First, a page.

Historians believe this carving tradition came from Alexandria, Egypt, nearly three centuries before the birth of Christ. Early Greek and Roman carvings featured images of gods and goddesses, mythological scenes and biblical events. Some immortalized rulers or heroes. During the era of Helen [323BC – 31/30BC], women wore cameos depicting a dancing Eros as an invitation to perspective lovers.

Queen Victoria popularized the cameos made of sea shells. Napoleon wore a cameo to his own wedding and founded a school in Paris to teach the art of cameo carving to young apprentices.

Stone, shell and coral are the materials most often used for the carvings. In stones, you’ll find agate and less often, turquoise.

Shell is probably the most commonly used material, because of its availability to carvers in all locations and financial situations. Among the shells used are Cornelian, Cassis Madagascariensis, Empire Helmet or Conch, Sardonyx, and Strombus Giga

The cameos we’re most familiar with show a young woman, hair and dress appropriate to the period of the carving, in various colors.

I still don’t know the origin of the lovely pieces in my grandmother’s collection, but that doesn’t matter so much. I appreciate them for their beauty and the history they represent—my history.

Do any of you own cameos? Do you know where they came from?

Tuesday, April 2, 2019

Barbers and Barbershops in the Old West: Part One by Vicky J. Rose, aka V. J. Rose, Easy Jackson

At the end of his cattle drive, the first thing a cowboy did was to buy new clothes and visit a barbershop. Whether or not the sign said barbershop or tonsorial parlor, because of the distinctive red, white, and blue pole, left over from the days when barbers practiced surgical techniques such as bloodletting, the cowboy would have little trouble finding it regardless of his ability to read. 

Most barbershops were open seven days a week, from about 9 a.m. to 11:00 p.m., closing at noon on Sunday. If the cowboy arrived on Saturday, chances are the barbershop would be packed with waiting people. Women sometimes did go into barbershops to have their hair cut, but because their hair was often thicker and more difficult for the barber, the general rule was no women and children on Saturday.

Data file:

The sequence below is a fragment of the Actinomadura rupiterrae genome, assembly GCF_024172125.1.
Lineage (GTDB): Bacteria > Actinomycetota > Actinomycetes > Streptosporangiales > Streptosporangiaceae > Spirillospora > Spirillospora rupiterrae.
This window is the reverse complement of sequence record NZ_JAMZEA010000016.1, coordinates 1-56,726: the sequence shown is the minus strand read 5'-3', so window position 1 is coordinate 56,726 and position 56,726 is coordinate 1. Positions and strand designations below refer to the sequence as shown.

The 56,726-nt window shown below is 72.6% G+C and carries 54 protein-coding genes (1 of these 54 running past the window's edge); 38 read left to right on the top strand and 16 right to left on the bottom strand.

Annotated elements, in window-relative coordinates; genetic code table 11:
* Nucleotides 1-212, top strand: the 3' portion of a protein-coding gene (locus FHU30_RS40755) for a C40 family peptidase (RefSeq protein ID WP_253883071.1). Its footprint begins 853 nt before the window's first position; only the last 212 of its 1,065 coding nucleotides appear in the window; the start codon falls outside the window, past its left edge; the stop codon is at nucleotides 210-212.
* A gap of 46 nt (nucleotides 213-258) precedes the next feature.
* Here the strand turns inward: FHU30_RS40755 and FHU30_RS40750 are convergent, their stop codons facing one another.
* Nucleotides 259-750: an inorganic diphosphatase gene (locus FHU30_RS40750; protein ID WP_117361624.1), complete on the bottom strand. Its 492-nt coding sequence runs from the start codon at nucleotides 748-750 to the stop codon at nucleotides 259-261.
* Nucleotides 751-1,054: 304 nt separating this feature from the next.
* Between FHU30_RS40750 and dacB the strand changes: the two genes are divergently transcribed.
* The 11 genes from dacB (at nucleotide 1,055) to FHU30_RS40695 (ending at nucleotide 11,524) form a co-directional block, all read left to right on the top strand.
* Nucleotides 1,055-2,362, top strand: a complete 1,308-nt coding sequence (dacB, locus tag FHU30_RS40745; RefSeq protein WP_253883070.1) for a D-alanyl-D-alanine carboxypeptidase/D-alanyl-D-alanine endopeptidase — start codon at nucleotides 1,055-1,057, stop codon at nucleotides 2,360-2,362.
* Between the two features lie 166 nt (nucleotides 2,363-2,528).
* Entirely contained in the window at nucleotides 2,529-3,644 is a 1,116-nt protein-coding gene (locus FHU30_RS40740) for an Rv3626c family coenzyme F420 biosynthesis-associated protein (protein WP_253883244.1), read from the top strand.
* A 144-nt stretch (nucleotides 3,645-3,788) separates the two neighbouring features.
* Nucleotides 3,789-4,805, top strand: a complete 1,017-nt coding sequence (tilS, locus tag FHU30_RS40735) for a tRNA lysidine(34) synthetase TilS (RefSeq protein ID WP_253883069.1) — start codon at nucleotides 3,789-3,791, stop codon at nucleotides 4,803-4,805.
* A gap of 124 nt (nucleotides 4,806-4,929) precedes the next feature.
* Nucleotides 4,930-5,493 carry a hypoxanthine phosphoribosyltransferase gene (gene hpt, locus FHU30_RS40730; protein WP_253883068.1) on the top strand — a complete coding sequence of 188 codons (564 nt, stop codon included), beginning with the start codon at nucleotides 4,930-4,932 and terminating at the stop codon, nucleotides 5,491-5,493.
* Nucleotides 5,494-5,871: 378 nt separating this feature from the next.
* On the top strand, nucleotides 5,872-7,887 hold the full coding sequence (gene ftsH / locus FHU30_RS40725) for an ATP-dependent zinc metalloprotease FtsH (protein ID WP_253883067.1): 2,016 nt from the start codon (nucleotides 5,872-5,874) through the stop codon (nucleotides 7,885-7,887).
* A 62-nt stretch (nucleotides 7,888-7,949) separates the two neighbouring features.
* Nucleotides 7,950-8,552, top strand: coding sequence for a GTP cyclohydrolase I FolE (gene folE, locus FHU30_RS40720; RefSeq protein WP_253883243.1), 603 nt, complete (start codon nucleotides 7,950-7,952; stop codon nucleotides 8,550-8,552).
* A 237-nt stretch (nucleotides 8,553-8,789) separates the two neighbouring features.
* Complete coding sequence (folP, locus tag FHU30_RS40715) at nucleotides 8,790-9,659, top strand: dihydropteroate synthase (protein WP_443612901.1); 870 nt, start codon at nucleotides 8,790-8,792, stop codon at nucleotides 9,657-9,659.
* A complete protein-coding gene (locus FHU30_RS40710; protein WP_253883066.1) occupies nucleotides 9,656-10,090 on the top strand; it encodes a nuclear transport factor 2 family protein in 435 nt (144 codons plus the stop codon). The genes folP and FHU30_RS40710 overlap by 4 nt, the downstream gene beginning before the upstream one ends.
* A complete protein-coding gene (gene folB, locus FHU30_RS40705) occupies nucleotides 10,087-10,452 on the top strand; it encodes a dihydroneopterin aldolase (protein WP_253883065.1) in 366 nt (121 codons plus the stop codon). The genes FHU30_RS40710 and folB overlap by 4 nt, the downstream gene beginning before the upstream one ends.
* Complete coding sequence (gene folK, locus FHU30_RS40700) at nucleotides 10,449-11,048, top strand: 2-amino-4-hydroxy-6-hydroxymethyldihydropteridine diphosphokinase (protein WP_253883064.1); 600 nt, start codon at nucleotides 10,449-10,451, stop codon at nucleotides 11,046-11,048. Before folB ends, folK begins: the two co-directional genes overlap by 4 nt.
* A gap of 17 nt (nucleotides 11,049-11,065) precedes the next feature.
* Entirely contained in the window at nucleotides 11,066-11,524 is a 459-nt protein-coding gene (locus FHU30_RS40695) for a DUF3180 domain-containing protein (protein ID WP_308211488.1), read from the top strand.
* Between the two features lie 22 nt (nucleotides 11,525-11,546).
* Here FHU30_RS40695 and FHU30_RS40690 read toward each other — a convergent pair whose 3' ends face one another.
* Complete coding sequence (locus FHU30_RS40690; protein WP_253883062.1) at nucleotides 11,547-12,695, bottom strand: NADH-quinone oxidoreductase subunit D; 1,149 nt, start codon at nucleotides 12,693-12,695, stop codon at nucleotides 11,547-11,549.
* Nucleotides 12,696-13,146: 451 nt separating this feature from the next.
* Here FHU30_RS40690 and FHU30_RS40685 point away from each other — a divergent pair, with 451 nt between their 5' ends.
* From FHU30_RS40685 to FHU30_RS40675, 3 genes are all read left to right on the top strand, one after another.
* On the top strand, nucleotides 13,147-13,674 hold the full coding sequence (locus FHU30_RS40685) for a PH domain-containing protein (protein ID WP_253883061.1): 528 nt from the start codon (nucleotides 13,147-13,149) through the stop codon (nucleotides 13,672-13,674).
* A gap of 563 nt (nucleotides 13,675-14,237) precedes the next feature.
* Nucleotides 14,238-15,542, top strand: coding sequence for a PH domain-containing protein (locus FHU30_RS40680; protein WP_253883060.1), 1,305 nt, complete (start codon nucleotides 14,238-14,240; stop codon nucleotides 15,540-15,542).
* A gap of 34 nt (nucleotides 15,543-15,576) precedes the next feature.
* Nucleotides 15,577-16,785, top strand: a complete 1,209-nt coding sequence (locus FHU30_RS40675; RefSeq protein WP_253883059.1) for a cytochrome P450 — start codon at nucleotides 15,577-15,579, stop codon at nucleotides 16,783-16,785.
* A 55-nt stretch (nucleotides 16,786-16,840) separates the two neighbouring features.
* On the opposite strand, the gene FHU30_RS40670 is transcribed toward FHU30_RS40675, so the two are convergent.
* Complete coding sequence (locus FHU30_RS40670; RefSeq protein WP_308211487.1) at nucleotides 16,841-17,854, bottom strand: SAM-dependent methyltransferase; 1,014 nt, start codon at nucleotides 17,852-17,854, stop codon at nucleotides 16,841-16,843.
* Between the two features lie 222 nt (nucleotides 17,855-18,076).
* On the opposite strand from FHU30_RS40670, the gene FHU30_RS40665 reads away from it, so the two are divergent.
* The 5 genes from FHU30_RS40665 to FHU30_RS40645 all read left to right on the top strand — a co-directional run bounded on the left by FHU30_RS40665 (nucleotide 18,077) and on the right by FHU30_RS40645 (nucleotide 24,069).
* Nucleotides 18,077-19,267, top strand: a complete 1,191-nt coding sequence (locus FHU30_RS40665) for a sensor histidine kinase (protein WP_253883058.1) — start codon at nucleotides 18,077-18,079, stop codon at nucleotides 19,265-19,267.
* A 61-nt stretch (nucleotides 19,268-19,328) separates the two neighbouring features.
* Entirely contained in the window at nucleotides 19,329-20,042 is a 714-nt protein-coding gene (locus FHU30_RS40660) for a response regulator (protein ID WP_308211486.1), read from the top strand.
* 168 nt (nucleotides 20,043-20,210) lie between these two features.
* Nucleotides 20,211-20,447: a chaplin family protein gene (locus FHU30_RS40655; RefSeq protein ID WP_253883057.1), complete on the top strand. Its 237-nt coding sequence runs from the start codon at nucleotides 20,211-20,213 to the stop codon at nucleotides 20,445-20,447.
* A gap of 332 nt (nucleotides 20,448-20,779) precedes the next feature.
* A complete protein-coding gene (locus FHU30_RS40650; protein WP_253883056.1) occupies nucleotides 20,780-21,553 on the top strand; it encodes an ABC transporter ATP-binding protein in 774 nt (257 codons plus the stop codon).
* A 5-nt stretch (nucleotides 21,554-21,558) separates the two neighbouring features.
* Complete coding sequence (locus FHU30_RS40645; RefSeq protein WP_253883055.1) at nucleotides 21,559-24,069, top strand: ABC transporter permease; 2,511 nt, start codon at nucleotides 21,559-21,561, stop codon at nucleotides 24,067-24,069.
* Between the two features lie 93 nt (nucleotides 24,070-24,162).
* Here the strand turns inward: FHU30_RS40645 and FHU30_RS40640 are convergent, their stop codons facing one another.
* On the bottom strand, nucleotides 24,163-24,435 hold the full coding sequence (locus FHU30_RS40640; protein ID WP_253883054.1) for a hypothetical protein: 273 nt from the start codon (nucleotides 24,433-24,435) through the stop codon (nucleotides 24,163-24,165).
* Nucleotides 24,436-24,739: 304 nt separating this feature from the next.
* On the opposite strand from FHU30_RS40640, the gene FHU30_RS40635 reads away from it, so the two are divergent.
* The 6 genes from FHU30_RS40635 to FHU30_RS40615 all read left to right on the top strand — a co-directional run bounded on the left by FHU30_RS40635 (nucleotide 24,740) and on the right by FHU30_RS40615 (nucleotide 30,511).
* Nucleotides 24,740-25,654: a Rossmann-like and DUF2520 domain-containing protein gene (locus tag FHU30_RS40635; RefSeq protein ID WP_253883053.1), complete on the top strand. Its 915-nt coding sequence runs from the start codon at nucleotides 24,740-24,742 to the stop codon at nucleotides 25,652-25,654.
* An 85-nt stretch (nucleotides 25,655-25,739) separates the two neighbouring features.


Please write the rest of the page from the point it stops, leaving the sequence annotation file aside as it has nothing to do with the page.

The rather phallic looking barber pole hanging in
the photo of this San Antonio barbershop
was quite common in the Old West.
The barbershop could be elaborate or small and plain, depending on the size of the town. The barber could be operating in the back of a saloon, especially in the far-flung mining towns where he might have a chair in the rear of a tent. However, using a razor and scissors on men fueled with alcohol is risky business, and most barbers would try to set up in their own shop as soon as possible. This was the Victorian era, and the barber would want to have the most ornate furnishings he could afford, most of which came from specialty mail-order houses. Every barbershop would have one or more spittoons, unless it had dirt flooring.
A barbershop/shoe repair shop near the Texas border.

Elizabeth Street, Brownsville, Texas, c.a. 1865
The barbershop is on the right next to a hotel.
 Inside the barbershop, the cowboy would catch up on all the news on a national, state, and local level. He would be advised on the best place to spend the night, have a meal, or find female companionship. In busy shops, the barber would employ porters to help with the towels, hone razors, refill urns with hot water, along with filling and emptying tubs. If the barber had children, boys as young as seven might be taught to shave customers on busy Saturdays.  

When it came his turn in the chair, the cowboy would sit in a high chair with a separate footstool. The reclining chair as we know it was not patented until 1881, and then it quickly caught on. If the cowboy had ridden into a place like Dodge City in the latter part of the 1800s, he would have checked in his guns at the sheriff’s or marshal’s office when he came into town. If not, to avoid discomfort, he would remove his pistol from its holster and place it in firing position on his lap, allowing the barber to cover it with his cape.